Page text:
While Pakistan need not worry about the fast bowler produce, Saeed Ajmal’s exit from the scene could have spelt dooms for any team. Yasir Shah’s emergence as an attacking leg spinner smoothened the transition. Yasir Shah provides Misbah with both control and strike force. When the batsmen succeed, Shah becomes a bigger prospect for Pakistan’s success. The way he bowled in Sri Lanka on not so friendly surfaces was a display of his stern character and his ability to play according to the conditions.
Pakistan’s biggest challenge, though, is yet to arrive. They have slowly begun to become a strong opponent in home conditions. But just like how the challenge was for India, or for that matter any other subcontinent team, Pakistan’s ability to survive and succeed will be tested on a bigger scale when they play in Australia, South Africa, England and New Zealand.
The latest victim of the Bangladesh assault were the South Africans. Not so long ago, Bangladesh gave both India and Pakistan a rude lesson that told the world that they have finally arrived. While Bangladesh’s resurgence has mostly been in the ODIs, they made some impression when they bowled out South Africa for under 250 and took an important lead in the first test at Dhaka. The promise that Bangladesh have shown in the past six months only makes us believe that the team has matured heads who are ready to act responsibly for team’s success now. At the helm of affairs is Hathurusinghe, who is carving a legacy of his own with this resurgence. The coach has gone the long yards to make his team believe that they definitely can. The likes of Tamim Iqbal, Imrul Kayes, Mahmudullah, Shakib Al Hasan, Mushfiqur Rahim and Mashrafe Mortaza have absorbed enough quality of international cricket, that they can be the torch bearers for Bangladesh cricket now. These players have shown immense maturity in taking ownership on the field and guiding the younger ones in the best way possible.
Considering the following that Bangladesh have in their backyard, it was going to be impossible for them to never improve. All this while, the stars who are torch bearers today were seeking inspiration to grow bigger. Their heroes never made it big. They got back home defeated again and again.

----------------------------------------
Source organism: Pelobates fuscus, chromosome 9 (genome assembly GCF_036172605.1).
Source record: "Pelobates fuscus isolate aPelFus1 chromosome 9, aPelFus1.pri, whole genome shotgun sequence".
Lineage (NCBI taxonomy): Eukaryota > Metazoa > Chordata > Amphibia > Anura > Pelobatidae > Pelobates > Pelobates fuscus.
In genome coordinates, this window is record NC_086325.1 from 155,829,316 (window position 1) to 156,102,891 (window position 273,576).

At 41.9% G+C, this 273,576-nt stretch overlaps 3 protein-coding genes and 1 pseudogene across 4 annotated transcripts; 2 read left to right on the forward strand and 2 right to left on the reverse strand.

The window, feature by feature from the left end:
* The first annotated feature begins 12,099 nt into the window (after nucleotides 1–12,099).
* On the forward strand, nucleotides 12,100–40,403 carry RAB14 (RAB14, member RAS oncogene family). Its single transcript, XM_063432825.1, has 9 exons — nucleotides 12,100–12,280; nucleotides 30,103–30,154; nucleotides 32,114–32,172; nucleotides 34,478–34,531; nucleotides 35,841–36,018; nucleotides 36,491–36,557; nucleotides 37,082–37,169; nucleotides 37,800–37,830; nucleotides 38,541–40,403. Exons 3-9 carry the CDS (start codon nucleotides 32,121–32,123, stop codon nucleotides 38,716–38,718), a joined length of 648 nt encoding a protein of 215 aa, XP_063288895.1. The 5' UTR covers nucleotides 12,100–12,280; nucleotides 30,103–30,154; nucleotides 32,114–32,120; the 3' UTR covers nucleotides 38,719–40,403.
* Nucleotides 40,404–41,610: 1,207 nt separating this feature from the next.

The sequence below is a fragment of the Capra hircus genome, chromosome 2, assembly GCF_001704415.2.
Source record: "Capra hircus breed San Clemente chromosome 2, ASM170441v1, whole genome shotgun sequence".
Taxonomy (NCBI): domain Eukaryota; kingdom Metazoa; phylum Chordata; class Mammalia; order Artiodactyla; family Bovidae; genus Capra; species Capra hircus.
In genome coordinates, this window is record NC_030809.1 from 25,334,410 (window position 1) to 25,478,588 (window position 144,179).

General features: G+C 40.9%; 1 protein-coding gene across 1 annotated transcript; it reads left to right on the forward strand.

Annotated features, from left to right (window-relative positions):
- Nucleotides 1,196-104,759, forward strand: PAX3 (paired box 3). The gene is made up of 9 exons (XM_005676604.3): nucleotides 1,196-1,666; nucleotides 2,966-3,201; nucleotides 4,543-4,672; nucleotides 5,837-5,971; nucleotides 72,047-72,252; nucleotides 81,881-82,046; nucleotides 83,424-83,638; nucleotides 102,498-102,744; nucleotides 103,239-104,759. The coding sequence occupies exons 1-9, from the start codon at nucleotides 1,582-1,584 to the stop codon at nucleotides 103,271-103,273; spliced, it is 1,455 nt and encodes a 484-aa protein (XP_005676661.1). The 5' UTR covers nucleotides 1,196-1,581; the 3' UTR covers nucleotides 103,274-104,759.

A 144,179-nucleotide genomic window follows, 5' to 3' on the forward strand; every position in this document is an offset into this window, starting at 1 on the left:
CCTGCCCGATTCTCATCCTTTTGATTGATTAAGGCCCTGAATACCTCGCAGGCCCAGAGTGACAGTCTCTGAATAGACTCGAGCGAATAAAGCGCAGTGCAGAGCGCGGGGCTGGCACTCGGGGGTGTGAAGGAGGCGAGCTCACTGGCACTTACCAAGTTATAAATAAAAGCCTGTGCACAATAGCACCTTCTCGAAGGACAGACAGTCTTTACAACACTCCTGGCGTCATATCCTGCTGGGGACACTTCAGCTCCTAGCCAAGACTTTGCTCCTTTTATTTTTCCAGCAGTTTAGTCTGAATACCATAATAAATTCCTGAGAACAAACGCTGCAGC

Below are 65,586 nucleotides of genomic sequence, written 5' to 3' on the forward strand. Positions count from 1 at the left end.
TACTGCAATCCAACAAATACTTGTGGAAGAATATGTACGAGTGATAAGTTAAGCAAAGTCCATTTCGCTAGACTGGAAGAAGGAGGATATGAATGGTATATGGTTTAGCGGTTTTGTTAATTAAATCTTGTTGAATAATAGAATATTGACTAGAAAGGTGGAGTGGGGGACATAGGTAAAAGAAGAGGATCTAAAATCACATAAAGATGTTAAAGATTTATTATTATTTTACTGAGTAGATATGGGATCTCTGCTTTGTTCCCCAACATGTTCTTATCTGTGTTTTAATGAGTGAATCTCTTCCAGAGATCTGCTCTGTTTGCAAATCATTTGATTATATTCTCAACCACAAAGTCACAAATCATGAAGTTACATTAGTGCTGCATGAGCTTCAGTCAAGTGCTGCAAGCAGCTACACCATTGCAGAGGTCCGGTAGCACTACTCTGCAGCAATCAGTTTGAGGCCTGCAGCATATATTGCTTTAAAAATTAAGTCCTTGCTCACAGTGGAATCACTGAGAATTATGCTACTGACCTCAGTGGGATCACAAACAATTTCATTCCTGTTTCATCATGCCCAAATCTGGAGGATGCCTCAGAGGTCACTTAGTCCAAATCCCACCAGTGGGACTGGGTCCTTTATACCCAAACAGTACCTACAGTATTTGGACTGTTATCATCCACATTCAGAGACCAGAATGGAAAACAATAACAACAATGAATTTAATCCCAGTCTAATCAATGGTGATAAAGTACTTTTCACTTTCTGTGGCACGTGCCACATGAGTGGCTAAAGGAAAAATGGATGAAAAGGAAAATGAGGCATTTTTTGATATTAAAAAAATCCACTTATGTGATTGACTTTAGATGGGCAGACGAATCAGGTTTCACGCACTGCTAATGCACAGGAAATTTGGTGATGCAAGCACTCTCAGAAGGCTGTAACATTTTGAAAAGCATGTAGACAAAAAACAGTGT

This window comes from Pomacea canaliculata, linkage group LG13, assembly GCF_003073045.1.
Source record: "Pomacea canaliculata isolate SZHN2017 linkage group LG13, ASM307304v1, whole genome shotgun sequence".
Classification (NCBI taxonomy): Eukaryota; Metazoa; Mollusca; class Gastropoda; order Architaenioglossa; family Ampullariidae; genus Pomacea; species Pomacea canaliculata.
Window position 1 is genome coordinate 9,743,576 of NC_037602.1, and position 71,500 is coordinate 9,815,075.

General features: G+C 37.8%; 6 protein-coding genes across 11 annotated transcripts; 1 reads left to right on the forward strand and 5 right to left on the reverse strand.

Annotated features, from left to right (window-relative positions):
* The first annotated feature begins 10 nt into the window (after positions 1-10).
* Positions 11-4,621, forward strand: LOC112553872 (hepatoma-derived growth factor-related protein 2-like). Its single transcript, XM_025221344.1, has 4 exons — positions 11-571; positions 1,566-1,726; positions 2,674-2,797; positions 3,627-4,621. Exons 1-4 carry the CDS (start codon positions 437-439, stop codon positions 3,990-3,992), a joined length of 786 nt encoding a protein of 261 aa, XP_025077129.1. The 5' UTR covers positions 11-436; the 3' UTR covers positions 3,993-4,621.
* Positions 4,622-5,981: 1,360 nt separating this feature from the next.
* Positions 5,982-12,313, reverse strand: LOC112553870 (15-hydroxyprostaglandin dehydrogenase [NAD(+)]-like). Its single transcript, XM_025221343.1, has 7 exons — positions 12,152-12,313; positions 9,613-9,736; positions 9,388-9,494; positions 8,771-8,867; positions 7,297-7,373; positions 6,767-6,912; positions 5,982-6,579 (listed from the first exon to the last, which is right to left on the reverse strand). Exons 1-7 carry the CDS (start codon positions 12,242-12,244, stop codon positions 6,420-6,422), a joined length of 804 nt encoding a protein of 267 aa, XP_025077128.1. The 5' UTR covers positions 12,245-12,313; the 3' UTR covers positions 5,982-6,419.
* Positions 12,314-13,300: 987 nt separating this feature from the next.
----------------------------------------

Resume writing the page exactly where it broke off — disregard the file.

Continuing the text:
With Australia touring Bangladesh next, there wouldn’t be a better measure of their progress than testing it against Australia’s Gold Standard.
Sri Lanka have a problem aplenty. It is a mixed scenario that each of India and Pakistan have experienced for a long time. Under Angelo Mathews, this Lankan team is taking baby steps with their resurgence. The best aspect of this resurgence has been the performance of their fast bowlers. The tank is full with quality that Mathews can afford to prepare fast and seaming tracks for their bowlers to achieve desired results. Dhammika Prasad has come of age. Nuwan Pradeep, Suranga Lakmal and Dushmantha Chameera have had their moments. Twenty three year old Chameera, especially, has come for a lot of praise. Along with the captain himself, Sri Lanka’s pace attack are in good shape for the present and for the immediate future.
But their real concerns come with their batsmen. Jayawardane is gone. Dilshan is gone. So will Sangakkara by the end of this month. While the batting has shown odd sparks with Kaushal Silva and Dimuth Karunaratne, Angelo Mathews continues to be the lynch pin in this batting order. The replacements and the next-in-line are the players who have been there with the team earlier. Jehan Mubarak’s and Upul Tharanga’s selections gives away the fact that the older men who were discarded before, continue to be the best of the lot to play test cricket. Sangakkara’s fear in the loss of quality in the first class cricket, is well placed. If the structure can’t produce new talents then there is something wrong that needs to be fixed at the earliest.
The Lankans trust Chandimal and Thirimanne a lot. While they have been impressive in shorter formats, both players need to raise their hands up now to shoulder responsibility. The series against India, is hence going to be very crucial for these two players. If both of them fail to make any mark, the middle order will be in tatters.
«There’s something happening here; What it is ain’t exactly clear.» -For What It’s Worth, Buffalo Springfield 1967
This lyric, written 50 years ago about another time could apply to our world now. What we understood about the sixties revolution after it happened was that it was a reaction to a deep unhappiness with the established order that had brought two world wars. People didn’t know what exactly they wanted, but they certainly didn’t want what they had come to see as normal.
Now, five months into Donald Trump’s America, as we watch Brexit threaten the foundations of the European Union and stand appalled at increasingly nihilistic Islamist terrorism it is clear something is happening. The old order is crumbling. That’s easy to interpret. The difficult part is who is opposing who? It is a fast emerging conflict, but broadly it is between opportunist, populist, revanchist and nationalistic politicians and their followers against the ancient regime of liberal, consensus leaning, globalist internationalists.